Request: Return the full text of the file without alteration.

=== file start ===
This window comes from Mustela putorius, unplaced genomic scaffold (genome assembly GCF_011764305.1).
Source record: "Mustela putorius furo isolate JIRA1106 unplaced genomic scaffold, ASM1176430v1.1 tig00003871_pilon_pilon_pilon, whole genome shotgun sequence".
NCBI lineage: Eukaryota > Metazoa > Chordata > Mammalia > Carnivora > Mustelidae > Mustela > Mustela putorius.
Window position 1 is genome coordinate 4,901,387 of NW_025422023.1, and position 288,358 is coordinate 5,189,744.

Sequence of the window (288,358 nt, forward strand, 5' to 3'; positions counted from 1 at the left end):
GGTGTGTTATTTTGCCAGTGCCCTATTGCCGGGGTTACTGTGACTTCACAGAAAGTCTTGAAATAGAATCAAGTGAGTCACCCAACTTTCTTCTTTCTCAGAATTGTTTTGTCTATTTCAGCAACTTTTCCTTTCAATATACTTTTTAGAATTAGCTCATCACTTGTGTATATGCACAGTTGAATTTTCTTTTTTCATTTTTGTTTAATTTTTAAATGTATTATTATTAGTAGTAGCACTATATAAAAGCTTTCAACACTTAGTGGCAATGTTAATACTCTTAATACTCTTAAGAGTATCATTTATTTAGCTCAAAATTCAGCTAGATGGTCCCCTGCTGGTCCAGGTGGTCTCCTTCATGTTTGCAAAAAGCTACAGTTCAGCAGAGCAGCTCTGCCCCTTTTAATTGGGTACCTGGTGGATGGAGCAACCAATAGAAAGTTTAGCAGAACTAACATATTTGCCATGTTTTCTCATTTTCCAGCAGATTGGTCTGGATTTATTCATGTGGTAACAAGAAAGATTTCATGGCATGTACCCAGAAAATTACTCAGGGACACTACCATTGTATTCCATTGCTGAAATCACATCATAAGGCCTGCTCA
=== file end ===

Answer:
This window comes from Mustela putorius, unplaced genomic scaffold (genome assembly GCF_011764305.1).
Source record: "Mustela putorius furo isolate JIRA1106 unplaced genomic scaffold, ASM1176430v1.1 tig00003871_pilon_pilon_pilon, whole genome shotgun sequence".
NCBI lineage: Eukaryota > Metazoa > Chordata > Mammalia > Carnivora > Mustelidae > Mustela > Mustela putorius.
Window position 1 is genome coordinate 4,901,387 of NW_025422023.1, and position 288,358 is coordinate 5,189,744.

Sequence of the window (288,358 nt, forward strand, 5' to 3'; positions counted from 1 at the left end):
GGTGTGTTATTTTGCCAGTGCCCTATTGCCGGGGTTACTGTGACTTCACAGAAAGTCTTGAAATAGAATCAAGTGAGTCACCCAACTTTCTTCTTTCTCAGAATTGTTTTGTCTATTTCAGCAACTTTTCCTTTCAATATACTTTTTAGAATTAGCTCATCACTTGTGTATATGCACAGTTGAATTTTCTTTTTTCATTTTTGTTTAATTTTTAAATGTATTATTATTAGTAGTAGCACTATATAAAAGCTTTCAACACTTAGTGGCAATGTTAATACTCTTAATACTCTTAAGAGTATCATTTATTTAGCTCAAAATTCAGCTAGATGGTCCCCTGCTGGTCCAGGTGGTCTCCTTCATGTTTGCAAAAAGCTACAGTTCAGCAGAGCAGCTCTGCCCCTTTTAATTGGGTACCTGGTGGATGGAGCAACCAATAGAAAGTTTAGCAGAACTAACATATTTGCCATGTTTTCTCATTTTCCAGCAGATTGGTCTGGATTTATTCATGTGGTAACAAGAAAGATTTCATGGCATGTACCCAGAAAATTACTCAGGGACACTACCATTGTATTCCATTGCTGAAATCACATCATAAGGCCTGCTCA